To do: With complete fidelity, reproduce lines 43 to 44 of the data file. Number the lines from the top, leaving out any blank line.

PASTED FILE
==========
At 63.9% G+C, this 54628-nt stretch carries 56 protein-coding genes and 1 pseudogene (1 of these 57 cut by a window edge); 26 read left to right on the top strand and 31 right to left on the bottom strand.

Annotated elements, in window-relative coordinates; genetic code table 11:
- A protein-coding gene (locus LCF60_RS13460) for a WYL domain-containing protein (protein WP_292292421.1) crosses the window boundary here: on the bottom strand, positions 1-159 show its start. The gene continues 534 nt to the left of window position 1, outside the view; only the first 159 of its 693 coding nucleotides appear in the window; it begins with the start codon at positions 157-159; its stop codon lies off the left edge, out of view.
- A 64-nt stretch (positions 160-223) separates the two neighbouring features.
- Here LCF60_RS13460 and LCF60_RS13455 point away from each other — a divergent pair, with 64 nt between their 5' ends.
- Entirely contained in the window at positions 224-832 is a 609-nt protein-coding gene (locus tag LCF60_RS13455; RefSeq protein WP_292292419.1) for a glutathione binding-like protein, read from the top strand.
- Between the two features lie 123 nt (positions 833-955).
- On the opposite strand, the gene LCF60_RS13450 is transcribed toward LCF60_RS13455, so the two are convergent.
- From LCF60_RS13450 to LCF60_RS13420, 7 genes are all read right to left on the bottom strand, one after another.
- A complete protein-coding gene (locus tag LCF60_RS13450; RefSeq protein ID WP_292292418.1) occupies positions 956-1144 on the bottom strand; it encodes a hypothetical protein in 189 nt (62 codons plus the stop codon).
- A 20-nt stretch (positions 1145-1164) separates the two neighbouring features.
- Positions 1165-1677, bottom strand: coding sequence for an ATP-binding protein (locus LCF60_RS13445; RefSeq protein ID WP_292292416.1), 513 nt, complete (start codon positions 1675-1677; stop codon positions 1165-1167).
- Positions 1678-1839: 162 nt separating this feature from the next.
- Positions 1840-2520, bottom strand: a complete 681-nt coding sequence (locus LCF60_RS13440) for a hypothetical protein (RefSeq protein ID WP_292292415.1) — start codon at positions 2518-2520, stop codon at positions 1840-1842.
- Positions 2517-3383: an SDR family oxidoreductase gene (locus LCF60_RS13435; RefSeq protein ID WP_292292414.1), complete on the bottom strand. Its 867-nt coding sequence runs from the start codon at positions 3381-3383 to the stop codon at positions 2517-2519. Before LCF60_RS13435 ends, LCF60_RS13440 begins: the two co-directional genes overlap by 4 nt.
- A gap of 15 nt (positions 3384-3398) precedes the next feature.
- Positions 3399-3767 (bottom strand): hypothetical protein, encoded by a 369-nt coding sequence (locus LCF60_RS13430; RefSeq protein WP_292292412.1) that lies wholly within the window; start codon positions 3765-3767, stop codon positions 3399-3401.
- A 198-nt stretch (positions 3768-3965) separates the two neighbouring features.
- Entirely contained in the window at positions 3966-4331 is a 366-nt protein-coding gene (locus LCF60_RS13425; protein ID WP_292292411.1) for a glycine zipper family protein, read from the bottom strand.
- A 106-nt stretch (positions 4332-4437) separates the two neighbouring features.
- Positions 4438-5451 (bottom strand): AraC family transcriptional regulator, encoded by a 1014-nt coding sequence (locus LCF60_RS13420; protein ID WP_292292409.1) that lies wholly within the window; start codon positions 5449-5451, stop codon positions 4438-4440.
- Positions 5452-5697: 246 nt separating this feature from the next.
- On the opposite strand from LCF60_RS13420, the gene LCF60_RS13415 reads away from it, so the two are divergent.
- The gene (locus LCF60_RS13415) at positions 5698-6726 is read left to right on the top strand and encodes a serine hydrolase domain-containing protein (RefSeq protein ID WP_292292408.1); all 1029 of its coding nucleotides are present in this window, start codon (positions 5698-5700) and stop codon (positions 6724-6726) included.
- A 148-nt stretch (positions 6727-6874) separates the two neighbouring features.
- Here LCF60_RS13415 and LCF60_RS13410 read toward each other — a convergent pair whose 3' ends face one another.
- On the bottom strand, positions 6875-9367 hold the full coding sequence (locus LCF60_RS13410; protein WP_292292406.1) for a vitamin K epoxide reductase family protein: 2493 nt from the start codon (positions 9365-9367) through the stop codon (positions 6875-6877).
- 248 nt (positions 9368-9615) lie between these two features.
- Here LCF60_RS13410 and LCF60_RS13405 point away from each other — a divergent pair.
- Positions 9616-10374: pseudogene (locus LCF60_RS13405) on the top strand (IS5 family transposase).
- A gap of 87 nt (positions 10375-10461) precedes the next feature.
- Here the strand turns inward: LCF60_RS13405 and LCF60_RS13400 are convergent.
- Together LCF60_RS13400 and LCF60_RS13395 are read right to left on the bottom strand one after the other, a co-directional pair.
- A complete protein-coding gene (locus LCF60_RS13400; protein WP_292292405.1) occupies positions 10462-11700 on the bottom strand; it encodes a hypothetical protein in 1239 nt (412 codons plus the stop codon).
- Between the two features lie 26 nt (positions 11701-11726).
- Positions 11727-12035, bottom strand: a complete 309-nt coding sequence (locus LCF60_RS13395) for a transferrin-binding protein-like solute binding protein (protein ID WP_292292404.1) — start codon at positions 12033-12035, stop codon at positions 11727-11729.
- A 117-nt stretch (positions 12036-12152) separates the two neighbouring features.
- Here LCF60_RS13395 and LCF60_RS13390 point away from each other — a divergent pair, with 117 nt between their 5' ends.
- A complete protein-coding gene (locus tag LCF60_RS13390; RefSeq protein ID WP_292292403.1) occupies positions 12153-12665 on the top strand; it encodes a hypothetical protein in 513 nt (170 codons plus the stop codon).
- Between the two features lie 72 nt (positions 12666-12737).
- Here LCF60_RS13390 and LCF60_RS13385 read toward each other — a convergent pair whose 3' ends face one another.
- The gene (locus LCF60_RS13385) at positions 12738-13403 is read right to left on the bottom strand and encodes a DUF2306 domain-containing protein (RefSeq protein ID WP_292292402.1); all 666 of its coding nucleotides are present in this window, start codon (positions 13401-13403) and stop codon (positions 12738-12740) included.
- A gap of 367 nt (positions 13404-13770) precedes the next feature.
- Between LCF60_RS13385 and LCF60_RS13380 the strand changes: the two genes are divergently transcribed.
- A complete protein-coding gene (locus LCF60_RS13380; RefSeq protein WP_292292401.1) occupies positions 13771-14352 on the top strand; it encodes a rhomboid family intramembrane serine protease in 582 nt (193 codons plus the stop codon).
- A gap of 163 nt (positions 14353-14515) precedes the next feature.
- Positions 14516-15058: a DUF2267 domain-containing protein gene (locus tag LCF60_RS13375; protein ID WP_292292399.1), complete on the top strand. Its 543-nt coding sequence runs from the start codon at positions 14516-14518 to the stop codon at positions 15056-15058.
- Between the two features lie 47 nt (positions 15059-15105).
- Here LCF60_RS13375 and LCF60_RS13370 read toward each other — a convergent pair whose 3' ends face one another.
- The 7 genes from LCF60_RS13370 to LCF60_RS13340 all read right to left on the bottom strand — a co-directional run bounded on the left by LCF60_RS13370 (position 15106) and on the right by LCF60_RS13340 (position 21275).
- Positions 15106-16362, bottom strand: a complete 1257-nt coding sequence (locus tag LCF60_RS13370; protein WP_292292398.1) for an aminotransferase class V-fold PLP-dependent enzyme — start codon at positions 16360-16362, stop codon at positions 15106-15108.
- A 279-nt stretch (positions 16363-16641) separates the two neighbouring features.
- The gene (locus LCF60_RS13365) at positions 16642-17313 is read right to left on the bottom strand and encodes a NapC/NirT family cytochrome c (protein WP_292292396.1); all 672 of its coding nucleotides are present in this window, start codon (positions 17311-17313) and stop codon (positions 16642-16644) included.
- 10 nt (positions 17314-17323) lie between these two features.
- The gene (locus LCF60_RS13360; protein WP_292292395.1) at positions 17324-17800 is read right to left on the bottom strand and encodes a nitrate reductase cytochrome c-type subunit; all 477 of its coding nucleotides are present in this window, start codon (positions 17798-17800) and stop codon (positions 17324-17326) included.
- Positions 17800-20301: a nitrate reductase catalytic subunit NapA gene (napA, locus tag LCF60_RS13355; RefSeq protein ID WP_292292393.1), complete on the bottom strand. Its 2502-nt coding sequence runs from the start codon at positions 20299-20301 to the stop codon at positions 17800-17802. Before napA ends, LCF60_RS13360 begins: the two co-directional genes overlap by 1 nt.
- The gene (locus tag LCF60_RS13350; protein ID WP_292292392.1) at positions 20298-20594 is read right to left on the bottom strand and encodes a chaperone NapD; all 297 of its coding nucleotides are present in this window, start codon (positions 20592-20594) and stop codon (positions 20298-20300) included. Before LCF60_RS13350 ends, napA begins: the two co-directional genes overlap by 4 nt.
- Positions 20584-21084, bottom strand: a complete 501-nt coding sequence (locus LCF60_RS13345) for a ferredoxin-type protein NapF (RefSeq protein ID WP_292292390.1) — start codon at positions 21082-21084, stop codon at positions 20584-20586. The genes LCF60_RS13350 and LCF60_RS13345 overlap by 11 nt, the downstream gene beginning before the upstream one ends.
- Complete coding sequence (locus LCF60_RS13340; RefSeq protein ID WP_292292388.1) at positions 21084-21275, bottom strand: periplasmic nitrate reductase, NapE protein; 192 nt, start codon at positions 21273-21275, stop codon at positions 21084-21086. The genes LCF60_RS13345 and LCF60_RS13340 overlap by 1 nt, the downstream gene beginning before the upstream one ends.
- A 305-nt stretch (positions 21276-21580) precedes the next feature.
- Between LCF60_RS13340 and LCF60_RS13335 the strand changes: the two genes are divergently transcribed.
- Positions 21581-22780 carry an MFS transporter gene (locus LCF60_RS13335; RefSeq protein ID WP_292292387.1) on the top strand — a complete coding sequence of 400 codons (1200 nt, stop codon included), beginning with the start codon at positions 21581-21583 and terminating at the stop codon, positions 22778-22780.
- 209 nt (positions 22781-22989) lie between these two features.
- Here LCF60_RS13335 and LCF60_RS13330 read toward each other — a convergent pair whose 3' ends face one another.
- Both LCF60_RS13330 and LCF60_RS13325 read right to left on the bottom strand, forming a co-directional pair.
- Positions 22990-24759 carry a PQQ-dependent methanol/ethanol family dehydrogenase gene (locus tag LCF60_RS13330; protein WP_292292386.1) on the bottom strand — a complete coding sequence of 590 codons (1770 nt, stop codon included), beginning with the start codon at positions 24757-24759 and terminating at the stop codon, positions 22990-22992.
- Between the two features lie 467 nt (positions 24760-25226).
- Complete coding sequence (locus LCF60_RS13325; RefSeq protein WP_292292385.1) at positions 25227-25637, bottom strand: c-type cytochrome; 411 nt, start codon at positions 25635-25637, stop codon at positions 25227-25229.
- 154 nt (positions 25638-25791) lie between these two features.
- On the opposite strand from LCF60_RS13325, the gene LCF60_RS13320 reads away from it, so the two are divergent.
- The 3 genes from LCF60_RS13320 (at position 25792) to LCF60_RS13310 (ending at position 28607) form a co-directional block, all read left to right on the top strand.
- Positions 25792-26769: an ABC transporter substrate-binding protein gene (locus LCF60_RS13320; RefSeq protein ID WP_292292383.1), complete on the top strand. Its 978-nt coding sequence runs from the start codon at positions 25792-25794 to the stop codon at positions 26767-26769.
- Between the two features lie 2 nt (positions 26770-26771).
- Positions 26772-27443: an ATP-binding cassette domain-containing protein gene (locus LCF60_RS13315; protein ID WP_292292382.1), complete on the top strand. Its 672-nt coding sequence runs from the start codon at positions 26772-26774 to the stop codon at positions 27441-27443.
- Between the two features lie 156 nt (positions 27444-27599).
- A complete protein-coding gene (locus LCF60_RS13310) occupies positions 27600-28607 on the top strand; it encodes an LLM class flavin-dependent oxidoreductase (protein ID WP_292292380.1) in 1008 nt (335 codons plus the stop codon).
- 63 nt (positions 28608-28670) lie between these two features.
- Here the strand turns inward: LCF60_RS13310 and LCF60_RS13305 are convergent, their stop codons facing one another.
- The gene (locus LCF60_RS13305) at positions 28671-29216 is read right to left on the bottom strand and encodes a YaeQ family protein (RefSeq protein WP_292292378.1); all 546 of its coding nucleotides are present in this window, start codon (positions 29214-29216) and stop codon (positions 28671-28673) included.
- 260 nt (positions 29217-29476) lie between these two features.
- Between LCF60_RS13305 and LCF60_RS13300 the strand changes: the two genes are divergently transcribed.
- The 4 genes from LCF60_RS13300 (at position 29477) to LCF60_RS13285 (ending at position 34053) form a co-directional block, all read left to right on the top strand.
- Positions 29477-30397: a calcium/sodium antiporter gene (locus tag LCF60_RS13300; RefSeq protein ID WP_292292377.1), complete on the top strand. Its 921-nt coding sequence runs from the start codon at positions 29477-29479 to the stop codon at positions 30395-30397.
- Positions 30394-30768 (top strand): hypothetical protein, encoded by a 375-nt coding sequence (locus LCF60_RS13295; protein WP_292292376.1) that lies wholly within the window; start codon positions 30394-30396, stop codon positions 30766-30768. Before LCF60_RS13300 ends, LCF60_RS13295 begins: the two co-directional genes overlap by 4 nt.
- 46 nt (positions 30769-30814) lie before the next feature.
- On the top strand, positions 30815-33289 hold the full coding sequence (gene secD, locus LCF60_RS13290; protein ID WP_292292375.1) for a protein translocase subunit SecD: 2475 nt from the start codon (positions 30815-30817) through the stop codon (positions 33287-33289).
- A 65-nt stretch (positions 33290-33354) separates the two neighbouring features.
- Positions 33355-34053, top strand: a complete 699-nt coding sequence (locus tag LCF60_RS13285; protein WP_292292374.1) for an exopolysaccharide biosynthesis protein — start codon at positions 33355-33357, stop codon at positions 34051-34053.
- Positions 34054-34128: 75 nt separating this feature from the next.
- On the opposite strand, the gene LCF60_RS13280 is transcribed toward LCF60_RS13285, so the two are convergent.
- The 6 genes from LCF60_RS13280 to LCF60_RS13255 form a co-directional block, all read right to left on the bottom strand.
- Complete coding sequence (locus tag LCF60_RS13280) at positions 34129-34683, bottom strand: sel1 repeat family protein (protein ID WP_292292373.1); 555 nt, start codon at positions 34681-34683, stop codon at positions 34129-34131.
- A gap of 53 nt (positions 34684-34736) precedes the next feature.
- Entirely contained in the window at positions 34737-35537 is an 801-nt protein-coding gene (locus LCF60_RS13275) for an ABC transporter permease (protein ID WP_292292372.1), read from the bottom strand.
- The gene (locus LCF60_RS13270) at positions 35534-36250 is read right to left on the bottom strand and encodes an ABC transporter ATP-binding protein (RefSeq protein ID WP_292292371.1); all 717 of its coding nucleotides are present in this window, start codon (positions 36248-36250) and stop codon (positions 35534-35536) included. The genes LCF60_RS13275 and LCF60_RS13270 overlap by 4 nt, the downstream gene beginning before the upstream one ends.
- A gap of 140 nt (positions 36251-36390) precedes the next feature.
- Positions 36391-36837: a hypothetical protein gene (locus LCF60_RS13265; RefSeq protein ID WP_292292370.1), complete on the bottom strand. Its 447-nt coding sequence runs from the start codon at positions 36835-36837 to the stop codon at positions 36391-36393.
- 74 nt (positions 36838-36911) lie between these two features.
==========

- A gap of 367 nt (positions 13404-13770) precedes the next feature.
- Between LCF60_RS13385 and LCF60_RS13380 the strand changes: the two genes are divergently transcribed.